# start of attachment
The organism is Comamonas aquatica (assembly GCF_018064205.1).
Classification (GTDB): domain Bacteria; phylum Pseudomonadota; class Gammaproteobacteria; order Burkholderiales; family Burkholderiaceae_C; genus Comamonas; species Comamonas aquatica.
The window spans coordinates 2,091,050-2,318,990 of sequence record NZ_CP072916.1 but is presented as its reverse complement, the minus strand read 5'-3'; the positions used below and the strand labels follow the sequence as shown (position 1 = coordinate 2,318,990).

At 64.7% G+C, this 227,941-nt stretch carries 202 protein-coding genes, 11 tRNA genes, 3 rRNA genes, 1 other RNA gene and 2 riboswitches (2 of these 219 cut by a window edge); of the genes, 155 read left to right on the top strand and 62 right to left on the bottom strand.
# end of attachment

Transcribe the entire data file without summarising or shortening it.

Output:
The organism is Comamonas aquatica (assembly GCF_018064205.1).
Classification (GTDB): domain Bacteria; phylum Pseudomonadota; class Gammaproteobacteria; order Burkholderiales; family Burkholderiaceae_C; genus Comamonas; species Comamonas aquatica.
The window spans coordinates 2,091,050-2,318,990 of sequence record NZ_CP072916.1 but is presented as its reverse complement, the minus strand read 5'-3'; the positions used below and the strand labels follow the sequence as shown (position 1 = coordinate 2,318,990).

At 64.7% G+C, this 227,941-nt stretch carries 202 protein-coding genes, 11 tRNA genes, 3 rRNA genes, 1 other RNA gene and 2 riboswitches (2 of these 219 cut by a window edge); of the genes, 155 read left to right on the top strand and 62 right to left on the bottom strand.